Authority Lifts Fines on Diaspora with Expired Visas

It has been charging three dollars a day for stays after visa expiry

The government has exempted Ethiopian diaspora from fines imposed when they overstay their visits to the country.

Two weeks ago the Main Department for Immigration & Nationality Affairs, which operates under the National Intelligence & Security Service, lifted the fines imposed on expired visas held by Ethiopian-born non-nationals. The decision was made after deliberation by the immigration office and the security service.

The main reason for the suspension of fines is the recurrent grievances from the diaspora community, according to Gedamu Mekonnen, head of Foreign Service at the immigration office.

“We have been receiving complaints from the diaspora, who were compelled to pay high fees for expired visas,” he said.

The institution had been imposing a three dollar fine for each day after the expiration of the visa. The fee was collected at the airport when they arrived to make their return journeys back to their resident countries.

Most of the diaspora overstay their visits without obtaining an origin card, which grants residency privileges to stay in the country. This may be due to lack of information, according to Gedamu.

“There are some who stay in the country for over eight years with an expired visa without obtaining an origin card,” Gedamu said.

The fine used to be made in dollars and anyone with currency other than a dollar was supposed to settle the fine by converting the notes into dollars.

“This led them to go looking for dollars in the black market,” Gedamu said.

The new reforms at the immigration office includes easing the hassle that the diaspora community faces in securing the origin ID card. They were required to bring birth certificates and authenticated documents from their resident countries to obtain the origin card. However, the office has exempted these requirements and started providing them with the origin cards if they can present three witnesses.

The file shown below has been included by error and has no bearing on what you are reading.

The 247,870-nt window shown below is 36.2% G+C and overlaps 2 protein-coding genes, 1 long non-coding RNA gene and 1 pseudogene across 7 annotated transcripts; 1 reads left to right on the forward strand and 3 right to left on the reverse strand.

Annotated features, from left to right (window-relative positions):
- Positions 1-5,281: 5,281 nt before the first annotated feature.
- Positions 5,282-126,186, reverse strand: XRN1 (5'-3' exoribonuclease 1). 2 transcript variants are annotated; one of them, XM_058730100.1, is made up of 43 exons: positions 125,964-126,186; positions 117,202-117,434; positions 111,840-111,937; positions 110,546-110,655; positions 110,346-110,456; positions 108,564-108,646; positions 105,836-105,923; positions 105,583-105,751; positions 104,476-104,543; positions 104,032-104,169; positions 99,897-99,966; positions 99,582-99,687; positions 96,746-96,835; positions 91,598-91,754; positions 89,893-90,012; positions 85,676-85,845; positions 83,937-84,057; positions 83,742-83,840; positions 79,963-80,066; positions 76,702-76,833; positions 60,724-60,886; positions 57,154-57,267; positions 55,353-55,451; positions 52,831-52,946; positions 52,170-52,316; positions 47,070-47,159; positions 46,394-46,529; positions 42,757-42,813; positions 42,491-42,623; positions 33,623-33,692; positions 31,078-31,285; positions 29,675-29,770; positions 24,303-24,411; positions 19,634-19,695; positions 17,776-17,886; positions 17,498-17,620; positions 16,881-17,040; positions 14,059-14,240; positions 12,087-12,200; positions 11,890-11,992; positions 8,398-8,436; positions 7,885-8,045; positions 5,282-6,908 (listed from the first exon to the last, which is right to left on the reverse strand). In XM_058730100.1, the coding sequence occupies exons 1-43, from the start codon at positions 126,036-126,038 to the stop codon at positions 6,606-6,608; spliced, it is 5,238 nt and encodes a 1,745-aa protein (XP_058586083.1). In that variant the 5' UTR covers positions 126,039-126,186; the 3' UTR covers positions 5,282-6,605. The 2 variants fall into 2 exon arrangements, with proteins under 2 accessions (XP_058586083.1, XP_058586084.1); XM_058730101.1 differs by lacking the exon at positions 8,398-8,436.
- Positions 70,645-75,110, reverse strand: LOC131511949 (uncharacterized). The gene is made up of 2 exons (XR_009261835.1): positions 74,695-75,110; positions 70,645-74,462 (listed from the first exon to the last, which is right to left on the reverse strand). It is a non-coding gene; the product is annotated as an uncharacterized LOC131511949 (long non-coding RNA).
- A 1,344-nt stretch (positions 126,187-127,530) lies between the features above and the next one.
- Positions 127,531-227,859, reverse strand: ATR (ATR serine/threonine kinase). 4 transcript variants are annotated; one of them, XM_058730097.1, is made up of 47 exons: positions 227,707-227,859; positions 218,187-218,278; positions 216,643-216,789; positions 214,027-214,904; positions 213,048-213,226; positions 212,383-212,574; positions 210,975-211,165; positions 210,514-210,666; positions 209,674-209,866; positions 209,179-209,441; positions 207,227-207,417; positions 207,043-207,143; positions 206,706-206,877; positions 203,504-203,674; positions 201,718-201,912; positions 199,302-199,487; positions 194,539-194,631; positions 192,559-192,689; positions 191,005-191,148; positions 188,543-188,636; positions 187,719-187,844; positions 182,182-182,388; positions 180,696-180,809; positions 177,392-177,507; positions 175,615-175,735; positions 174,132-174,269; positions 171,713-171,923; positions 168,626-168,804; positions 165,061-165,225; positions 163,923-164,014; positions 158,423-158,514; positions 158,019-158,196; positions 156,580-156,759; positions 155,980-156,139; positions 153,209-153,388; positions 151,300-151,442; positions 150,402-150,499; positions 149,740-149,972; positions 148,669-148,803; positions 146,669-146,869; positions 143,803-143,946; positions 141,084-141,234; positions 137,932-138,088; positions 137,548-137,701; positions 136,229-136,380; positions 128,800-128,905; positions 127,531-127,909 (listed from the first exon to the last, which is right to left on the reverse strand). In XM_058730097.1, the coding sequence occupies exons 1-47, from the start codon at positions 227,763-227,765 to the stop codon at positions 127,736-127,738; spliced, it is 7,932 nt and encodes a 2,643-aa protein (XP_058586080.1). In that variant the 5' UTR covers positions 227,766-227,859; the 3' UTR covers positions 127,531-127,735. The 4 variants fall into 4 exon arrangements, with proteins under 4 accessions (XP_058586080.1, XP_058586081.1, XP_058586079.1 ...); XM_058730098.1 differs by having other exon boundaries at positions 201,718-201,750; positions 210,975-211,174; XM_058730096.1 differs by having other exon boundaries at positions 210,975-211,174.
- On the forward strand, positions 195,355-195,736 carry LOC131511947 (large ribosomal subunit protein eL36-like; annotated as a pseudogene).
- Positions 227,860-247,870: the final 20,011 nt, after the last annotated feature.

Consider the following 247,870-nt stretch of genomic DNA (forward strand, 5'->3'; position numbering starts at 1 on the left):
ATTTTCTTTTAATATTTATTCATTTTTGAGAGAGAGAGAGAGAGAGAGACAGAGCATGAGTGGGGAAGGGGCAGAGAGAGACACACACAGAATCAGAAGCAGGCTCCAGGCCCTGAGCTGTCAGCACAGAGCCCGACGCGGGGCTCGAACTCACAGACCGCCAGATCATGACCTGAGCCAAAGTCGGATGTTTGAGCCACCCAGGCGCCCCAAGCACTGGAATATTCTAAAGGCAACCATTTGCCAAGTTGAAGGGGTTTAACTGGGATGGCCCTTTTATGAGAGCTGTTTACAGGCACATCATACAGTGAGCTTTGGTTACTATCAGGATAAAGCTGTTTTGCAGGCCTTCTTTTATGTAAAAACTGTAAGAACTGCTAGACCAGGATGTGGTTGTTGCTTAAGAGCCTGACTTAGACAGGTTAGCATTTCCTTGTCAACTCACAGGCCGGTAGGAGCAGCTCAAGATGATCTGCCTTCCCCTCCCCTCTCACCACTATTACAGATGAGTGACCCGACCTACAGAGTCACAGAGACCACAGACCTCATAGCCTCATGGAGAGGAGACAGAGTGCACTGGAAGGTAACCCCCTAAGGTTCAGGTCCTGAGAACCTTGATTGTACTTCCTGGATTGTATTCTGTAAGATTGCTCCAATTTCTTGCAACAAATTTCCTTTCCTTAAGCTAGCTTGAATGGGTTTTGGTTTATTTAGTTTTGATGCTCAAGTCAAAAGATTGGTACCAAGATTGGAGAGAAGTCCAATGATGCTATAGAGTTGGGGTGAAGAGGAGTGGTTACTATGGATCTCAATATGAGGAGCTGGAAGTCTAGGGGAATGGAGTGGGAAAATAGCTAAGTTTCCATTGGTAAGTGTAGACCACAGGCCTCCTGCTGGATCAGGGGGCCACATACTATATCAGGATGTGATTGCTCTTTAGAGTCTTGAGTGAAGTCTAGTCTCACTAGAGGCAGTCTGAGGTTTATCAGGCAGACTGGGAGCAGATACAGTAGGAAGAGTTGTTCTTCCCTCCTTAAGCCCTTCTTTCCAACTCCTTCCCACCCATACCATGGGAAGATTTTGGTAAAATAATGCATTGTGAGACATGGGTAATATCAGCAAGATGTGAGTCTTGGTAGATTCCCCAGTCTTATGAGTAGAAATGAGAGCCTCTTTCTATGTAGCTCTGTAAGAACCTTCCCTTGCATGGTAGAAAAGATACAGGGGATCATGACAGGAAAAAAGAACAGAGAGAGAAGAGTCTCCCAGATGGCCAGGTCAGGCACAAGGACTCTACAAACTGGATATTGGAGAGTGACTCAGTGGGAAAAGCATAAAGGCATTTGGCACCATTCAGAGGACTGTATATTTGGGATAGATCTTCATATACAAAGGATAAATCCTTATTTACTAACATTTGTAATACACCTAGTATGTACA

About 3.5 million to four million members of the Ethiopian diaspora live abroad, with most of them residing in North America and Canada. On average, various institutions serve about 400 members of the diaspora on a daily basis.

These new reforms address a source of disappointment in the Ethiopian diaspora community, which have been crying foul about the inefficiency of services at the agency. In the past year and a half, the office has undergone major reforms, including the creation of a separate desk for non-nationals, the opening of three additional offices across the country, shortening the time it takes to issue passports and starting an online service for visas.

Travelers holding passports from 37 countries can be issued visas on arrival or can obtain visas through e-visa services, which allows them to apply, pay and secure their document online.

The office has also facilitated payments for passports to be made through the Commercial Bank of Ethiopia and has delegated the Ethiopian Postal Service to handle new and renewed passports.

The immigration office is also in the process of opening a new branch in Assosa, capital of the Benishangul-Gumuz Regional State, in September 2019. In addition to the new Assosa office, three other centers were opened since May in Adama, Jigiga and Semera. This brings the total number of field offices to 10 including Hawassa, Dire Dawa, Jimma, Dessie, Bahir dar and Meqelle.

“The exemption does not set a deadline,” Gedamu told Fortune.


Published on Sep 29,2018 [ Vol 19 ,No 961]



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